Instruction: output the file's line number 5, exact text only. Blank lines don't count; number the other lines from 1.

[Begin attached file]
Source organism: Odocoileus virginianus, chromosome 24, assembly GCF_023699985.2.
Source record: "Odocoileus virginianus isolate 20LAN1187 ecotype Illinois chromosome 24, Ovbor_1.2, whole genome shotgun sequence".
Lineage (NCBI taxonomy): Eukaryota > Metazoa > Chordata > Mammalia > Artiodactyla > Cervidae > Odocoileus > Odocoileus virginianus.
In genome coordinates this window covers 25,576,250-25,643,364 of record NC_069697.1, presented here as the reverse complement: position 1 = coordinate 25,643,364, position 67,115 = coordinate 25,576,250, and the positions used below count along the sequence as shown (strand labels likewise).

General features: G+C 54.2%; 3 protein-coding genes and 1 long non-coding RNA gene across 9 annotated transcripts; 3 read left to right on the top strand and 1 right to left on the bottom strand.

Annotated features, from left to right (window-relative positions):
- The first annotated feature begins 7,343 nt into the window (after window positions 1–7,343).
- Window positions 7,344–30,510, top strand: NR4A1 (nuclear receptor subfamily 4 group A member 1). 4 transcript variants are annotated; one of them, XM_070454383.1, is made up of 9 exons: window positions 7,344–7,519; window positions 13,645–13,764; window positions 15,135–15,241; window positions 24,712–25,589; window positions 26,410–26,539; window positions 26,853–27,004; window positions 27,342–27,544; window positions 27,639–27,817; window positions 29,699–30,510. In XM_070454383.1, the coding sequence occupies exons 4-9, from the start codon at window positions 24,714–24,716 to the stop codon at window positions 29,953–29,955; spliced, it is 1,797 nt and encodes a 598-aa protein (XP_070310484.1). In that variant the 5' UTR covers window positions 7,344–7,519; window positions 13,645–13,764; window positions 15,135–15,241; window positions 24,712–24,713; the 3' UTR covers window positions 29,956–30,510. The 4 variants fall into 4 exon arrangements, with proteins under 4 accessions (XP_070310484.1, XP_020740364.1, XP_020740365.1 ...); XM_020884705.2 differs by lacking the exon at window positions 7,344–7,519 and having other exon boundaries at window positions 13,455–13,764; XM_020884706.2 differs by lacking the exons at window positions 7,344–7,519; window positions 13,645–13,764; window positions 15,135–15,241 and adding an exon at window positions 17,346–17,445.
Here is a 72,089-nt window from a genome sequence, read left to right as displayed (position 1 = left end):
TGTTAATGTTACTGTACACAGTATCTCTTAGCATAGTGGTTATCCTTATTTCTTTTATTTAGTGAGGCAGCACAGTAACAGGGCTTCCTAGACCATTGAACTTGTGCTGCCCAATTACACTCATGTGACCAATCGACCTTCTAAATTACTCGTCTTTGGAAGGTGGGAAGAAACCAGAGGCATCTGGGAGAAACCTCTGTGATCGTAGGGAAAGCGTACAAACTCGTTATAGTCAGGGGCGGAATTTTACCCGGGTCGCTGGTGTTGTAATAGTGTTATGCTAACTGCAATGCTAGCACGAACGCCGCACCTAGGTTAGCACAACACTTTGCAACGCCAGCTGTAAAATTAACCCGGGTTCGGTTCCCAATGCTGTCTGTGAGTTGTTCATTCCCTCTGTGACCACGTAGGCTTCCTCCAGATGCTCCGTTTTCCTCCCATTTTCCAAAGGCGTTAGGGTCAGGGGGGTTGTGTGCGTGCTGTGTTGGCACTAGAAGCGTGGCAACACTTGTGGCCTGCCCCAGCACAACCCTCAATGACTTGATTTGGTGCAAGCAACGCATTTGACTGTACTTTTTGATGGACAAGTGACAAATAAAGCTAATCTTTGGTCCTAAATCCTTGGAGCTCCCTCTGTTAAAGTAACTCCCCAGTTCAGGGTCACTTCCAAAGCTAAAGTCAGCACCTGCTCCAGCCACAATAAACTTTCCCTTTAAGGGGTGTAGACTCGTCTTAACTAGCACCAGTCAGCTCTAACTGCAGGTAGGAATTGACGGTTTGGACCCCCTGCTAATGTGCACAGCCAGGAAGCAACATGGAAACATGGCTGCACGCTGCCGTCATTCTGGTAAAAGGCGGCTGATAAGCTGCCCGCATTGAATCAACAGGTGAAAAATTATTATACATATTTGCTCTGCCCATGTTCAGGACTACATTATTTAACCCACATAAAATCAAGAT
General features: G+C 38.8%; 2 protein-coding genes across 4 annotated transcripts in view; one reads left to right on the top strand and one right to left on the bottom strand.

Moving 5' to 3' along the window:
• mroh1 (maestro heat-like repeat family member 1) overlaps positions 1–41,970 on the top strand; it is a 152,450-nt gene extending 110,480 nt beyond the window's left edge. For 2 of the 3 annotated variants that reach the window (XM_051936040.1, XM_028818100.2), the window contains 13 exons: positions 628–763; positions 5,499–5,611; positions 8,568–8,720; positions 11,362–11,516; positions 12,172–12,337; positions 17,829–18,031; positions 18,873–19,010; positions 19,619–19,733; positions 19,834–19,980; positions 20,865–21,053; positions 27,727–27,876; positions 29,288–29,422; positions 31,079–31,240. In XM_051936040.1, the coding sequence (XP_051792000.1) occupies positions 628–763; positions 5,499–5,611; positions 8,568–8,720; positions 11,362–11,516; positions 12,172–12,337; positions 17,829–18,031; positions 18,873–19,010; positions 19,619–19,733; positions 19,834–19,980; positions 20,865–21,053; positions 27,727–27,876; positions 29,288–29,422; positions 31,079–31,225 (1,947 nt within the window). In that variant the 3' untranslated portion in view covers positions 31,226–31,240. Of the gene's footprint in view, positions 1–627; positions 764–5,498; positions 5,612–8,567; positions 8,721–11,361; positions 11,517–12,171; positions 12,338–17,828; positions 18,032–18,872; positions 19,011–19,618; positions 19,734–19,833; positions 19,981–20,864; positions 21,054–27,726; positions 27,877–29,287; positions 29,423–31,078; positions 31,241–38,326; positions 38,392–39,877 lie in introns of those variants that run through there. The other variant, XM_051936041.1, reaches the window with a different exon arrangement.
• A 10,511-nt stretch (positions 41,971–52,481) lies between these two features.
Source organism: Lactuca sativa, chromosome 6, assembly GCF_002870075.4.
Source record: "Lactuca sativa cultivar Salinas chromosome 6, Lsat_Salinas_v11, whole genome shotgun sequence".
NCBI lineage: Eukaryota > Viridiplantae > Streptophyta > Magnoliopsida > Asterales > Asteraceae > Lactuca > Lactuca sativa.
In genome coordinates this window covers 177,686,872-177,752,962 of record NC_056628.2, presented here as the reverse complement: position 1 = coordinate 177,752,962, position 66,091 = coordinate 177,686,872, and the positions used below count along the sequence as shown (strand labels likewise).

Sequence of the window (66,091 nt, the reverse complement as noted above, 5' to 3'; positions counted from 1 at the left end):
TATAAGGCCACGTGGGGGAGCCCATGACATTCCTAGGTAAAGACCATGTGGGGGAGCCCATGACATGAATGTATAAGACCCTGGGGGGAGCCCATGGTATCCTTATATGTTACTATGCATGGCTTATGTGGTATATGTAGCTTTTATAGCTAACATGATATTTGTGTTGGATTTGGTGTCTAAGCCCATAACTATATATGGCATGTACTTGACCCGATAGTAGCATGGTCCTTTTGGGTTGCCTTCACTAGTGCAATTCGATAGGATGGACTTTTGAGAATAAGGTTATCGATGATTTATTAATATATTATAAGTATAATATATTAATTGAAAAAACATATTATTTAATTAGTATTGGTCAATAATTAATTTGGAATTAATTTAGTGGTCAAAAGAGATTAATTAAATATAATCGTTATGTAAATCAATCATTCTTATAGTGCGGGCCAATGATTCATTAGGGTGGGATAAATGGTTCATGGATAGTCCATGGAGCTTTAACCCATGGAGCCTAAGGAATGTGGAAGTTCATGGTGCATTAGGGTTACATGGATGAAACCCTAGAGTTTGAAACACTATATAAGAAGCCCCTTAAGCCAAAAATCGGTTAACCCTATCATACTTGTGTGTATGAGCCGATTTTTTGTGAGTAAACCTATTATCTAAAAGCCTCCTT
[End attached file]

General features: G+C 54.2%; 3 protein-coding genes and 1 long non-coding RNA gene across 9 annotated transcripts; 3 read left to right on the top strand and 1 right to left on the bottom strand.